We must remember that October is still the month of Mary and her Rosary, despite the fierce and, sometimes, vicious campaign season. The Rosary, perhaps her most famous gift, is not just a meditation on the united lives of Jesus and Mary. No, its power extends far beyond the short time it takes to pray the five decades. The benefits of what Pope St. John Paul II called “an exquisitely contemplative prayer” were enumerated in a special way by a 15th century Dominican friar. According to the tradition, Alanus de Rupe received the following 15 promises to those who pray the Rosary devoutly, from the Blessed Virgin Mary herself, through a private revelation. According to the Dominicans, there are 15 blessings one receives from regularly saying the Rosary.
1. Those who faithfully serve me by the recitation of the Rosary shall receive signal graces.
2. I promise my special protection and the greatest graces to all those who shall recite the Rosary.
3. The Rosary shall be a powerful armor against hell. It will destroy vice, decrease sin, and defeat heresies.
4. The recitation of the Rosary will cause virtue and good works to flourish. It will obtain for souls the abundant mercy of God. It will withdraw the hearts of men from the love of the world and its vanities, and will lift them to the desire of eternal things. Oh, that souls would sanctify themselves by this means.
5. The soul which recommends itself to me by the recitation of the Rosary shall not perish.
6. Those who recite my Rosary devoutly, applying themselves to the consideration of its sacred mysteries, shall never be conquered by misfortune. In His justice, God will not chastise them; nor shall they perish by an unprovided death, i.e., be unprepared for heaven. Sinners shall convert. The just shall persevere in grace and become worthy of eternal life.
7. Those who have a true devotion to the Rosary shall not die without the sacraments of the Church.
8. Those who faithfully recite the Rosary shall have, during their life and at their death, the light of God and the plenitude of His graces. At the moment of death, they shall participate in the merits of the saints in paradise.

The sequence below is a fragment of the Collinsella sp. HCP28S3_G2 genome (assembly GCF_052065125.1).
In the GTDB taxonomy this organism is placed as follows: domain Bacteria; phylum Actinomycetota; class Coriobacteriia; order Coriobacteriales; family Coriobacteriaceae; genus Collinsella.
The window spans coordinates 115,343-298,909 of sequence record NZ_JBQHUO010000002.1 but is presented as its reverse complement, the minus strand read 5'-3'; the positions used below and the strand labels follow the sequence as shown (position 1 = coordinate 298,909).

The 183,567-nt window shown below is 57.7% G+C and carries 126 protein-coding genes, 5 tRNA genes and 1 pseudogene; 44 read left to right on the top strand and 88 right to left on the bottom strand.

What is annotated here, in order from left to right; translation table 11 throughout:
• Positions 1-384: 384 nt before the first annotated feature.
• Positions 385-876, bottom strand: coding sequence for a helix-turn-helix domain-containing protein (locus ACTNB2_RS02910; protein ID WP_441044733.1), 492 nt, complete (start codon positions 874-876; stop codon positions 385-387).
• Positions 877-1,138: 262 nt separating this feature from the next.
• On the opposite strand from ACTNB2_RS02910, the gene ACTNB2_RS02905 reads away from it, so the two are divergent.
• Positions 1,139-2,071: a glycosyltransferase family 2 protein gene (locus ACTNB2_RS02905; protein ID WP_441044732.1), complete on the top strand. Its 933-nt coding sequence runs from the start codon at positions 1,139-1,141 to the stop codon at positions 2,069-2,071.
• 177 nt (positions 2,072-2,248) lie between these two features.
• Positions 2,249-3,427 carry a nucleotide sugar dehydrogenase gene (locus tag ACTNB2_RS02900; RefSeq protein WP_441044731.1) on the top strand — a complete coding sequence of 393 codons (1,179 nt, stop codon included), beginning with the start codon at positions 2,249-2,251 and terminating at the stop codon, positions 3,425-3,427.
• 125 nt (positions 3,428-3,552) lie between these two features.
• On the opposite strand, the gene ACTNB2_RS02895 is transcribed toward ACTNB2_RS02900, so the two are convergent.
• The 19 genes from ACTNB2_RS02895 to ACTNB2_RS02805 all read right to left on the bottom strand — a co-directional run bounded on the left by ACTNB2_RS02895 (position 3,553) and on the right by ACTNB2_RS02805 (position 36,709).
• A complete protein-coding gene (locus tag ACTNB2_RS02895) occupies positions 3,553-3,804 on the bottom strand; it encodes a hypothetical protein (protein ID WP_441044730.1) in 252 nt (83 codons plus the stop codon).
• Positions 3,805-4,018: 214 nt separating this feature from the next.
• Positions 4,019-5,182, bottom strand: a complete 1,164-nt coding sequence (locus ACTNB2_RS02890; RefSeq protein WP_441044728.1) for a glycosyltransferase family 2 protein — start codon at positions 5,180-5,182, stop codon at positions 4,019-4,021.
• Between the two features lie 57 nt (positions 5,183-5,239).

9. I shall deliver from purgatory those who have been devoted to the Rosary.
10. The faithful children of the Rosary shall merit a high degree of glory in heaven.
11. By the recitation of the Rosary you shall obtain all that you ask of me.
12. Those who propagate the holy Rosary shall be aided by me in their necessities.
13. I have obtained from my Divine Son that all the advocates of the Rosary shall have for intercessors the entire celestial court during their life and at the hour of their death.
14. All who recite the Rosary are my beloved children and the brothers and sisters of my only Son, Jesus Christ.
15. Devotion for my Rosary is a great sign of predestination.
According to Le Rosaire, présent du Ciel et chemin de sainteté (The Rosary, Gift from Heaven and Path to Holiness) the devotion of the Rosary, already in use among the Cistercians as early as the 12th century, experienced a great increase in popularity thanks to the influence of the Dominicans, from the 13th to the 15th century. According to tradition, St. Dominic of Guzman, the founder of the Dominican Order, received the Rosary directly from the Virgin Mary in several apparitions, as a gift to help convert sinners. He thus asked his brothers religious to wear a rosary on their belts. The name "Rosary", from the medieval Latin rosarium, refers to a wreath of roses placed on the Virgin Mary as a crown, the rose being a Marian symbol. In the 15th century, the Carthusian Dominic of Prussia invented and taught the faithful a form of Marian psalter with only 50 Hail Marys, each followed by a "clausule". The clausulae are small additions to the Hail Mary prayer, which follow the name of Jesus and help with the meditation of the mystery being contemplated. In this way, the two-fold purpose of the Rosary, which is directed both towards the Virgin Mary and Jesus, is deepened.
The Dominican Alan de la Roche (1428-1478), a true apostle of the Rosary, did a great deal of work to promote the Marian Psalter, through his preaching and through the Rosary confraternities he founded, which were immensely successful as far away as Italy and all of Western Europe. It was at this time that the name "Rosary of the Blessed Virgin Mary" began to be used. A little later, the Dominican Alberto Castellano (1450-1523) simplified the Rosary: he chose 15 gospel passages for meditation, and added the short prayer at the end of the Hail Mary.
Today, more than ever, we need to access these gifts from our Holy Mother. The Rosary might very well be the instrument God uses to fix our broken world.